Whatever their reasons, we must not allow men to continue to feel reluctant to see the doctor. At the moment, one in five men in the UK will not make it past the age of 65. Some of the biggest killers of our men, including heart disease and cancer, can present with symptoms that are initially so subtle that they can be easily ignored – high blood pressure, which can lead to strokes and heart disease, usually has no symptoms at all. Maintaining health in the men in our lives needs a proactive approach - to head off problems before they occur, or to spot them early enough to make curative treatment much easier. Most of the routine screening programmes in our NHS are geared towards women, but surely an annual wellness check for all men over 40 makes perfect sense? Talk to the men in your life, ladies, and persuade them to come and see us for a once-over – they wouldn’t drive their cars without an annual MoT and service, so why should their bodies be any different? It always makes me smile when a man comes in for a check-up and, when I ask what made him decide to come, he says (invariably) “Oh, the wife made me.” I then think to myself “Good for you, missus. Good for you.”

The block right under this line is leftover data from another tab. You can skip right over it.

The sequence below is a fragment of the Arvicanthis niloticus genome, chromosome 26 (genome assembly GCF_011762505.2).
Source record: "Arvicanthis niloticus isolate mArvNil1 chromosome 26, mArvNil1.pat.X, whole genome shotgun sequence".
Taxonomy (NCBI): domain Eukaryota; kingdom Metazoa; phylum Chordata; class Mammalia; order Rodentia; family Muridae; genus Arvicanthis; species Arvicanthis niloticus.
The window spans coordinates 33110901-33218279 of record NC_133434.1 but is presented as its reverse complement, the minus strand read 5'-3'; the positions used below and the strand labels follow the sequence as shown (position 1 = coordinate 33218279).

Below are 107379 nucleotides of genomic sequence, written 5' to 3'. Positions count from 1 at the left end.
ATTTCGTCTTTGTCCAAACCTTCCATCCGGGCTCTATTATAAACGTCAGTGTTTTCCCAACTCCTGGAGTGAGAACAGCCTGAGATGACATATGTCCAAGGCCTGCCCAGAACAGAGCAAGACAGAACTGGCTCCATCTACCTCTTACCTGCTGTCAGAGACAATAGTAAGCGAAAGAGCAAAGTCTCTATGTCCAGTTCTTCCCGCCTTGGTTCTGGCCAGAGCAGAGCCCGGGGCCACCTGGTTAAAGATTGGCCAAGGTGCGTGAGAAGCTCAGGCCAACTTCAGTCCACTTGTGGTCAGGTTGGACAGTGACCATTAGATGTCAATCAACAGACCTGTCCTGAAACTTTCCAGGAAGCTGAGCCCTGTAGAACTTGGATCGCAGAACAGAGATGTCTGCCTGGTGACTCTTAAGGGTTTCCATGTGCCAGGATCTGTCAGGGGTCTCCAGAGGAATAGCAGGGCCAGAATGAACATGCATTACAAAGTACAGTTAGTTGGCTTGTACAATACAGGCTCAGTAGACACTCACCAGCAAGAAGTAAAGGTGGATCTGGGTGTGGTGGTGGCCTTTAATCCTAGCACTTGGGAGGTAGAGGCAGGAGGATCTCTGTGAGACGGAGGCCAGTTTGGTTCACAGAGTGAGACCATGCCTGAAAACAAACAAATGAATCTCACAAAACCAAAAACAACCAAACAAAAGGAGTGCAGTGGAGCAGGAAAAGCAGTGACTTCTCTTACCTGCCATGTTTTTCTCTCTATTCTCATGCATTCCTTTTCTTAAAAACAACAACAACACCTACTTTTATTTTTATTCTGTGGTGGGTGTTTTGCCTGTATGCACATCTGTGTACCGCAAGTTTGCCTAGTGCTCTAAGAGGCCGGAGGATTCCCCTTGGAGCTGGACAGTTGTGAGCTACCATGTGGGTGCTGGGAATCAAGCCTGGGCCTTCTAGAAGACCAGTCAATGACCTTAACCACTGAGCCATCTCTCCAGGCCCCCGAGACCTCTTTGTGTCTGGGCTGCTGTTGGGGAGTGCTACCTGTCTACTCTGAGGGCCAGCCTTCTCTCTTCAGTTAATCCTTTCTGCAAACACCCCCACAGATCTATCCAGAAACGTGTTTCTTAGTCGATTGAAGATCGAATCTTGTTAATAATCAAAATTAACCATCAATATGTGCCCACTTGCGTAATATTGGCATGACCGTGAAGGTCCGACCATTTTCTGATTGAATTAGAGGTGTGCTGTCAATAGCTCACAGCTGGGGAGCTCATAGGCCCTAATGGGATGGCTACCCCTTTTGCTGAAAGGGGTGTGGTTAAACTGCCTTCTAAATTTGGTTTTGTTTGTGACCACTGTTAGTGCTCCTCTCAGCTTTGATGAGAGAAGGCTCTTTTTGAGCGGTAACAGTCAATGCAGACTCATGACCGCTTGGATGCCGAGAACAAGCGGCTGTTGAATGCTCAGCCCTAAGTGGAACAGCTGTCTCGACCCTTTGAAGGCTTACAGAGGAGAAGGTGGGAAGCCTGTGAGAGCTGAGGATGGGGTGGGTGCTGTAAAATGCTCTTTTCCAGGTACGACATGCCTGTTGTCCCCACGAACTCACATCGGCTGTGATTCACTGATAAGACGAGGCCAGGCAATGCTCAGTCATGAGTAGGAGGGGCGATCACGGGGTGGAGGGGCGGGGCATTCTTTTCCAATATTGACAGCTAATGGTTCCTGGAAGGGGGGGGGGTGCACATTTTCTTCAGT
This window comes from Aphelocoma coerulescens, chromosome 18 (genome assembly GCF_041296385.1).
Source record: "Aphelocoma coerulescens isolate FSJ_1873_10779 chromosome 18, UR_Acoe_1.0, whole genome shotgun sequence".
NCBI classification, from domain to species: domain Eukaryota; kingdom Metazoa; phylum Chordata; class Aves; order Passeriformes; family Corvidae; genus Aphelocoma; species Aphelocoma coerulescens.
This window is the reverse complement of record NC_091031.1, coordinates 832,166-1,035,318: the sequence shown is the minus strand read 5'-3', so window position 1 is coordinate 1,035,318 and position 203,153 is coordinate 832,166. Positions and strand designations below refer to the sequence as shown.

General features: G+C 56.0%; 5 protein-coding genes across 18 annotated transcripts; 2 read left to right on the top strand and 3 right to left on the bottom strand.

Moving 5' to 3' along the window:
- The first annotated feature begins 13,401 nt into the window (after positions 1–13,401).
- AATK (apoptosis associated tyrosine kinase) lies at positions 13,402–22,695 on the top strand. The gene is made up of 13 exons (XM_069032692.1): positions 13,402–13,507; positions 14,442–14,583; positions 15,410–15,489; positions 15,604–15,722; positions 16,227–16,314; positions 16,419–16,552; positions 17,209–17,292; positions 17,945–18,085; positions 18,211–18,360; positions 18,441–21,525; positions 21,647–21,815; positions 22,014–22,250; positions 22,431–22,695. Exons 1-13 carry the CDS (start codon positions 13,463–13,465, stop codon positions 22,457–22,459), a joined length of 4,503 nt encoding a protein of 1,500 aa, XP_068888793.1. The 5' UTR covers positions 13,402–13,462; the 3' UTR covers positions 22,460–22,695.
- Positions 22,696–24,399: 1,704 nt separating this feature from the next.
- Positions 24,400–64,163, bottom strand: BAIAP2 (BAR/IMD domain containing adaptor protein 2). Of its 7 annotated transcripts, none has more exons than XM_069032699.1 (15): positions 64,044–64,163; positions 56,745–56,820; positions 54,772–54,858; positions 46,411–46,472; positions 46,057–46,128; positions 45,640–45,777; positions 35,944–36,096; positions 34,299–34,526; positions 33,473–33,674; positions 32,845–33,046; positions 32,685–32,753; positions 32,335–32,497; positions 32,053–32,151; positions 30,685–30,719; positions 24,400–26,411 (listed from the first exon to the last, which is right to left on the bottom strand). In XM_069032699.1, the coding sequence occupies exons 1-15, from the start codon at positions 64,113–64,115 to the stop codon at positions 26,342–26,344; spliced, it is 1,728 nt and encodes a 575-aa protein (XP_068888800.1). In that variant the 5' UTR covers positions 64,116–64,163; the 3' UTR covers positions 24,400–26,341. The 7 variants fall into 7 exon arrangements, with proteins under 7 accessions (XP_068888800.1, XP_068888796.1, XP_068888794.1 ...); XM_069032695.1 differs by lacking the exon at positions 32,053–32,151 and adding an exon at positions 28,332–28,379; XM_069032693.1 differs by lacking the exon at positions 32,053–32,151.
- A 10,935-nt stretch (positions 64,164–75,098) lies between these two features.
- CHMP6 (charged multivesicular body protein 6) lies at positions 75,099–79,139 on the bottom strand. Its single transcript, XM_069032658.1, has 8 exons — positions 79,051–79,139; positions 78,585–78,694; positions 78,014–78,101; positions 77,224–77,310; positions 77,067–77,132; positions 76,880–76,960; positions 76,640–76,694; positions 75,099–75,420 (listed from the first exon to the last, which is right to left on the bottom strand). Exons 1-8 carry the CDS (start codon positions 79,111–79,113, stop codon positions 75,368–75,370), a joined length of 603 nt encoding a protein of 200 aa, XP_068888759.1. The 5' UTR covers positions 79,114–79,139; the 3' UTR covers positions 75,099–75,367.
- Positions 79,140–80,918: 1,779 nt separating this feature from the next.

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*By the way, this is a very common problem and almost always nothing to worry about – check with us just to be on the safe side.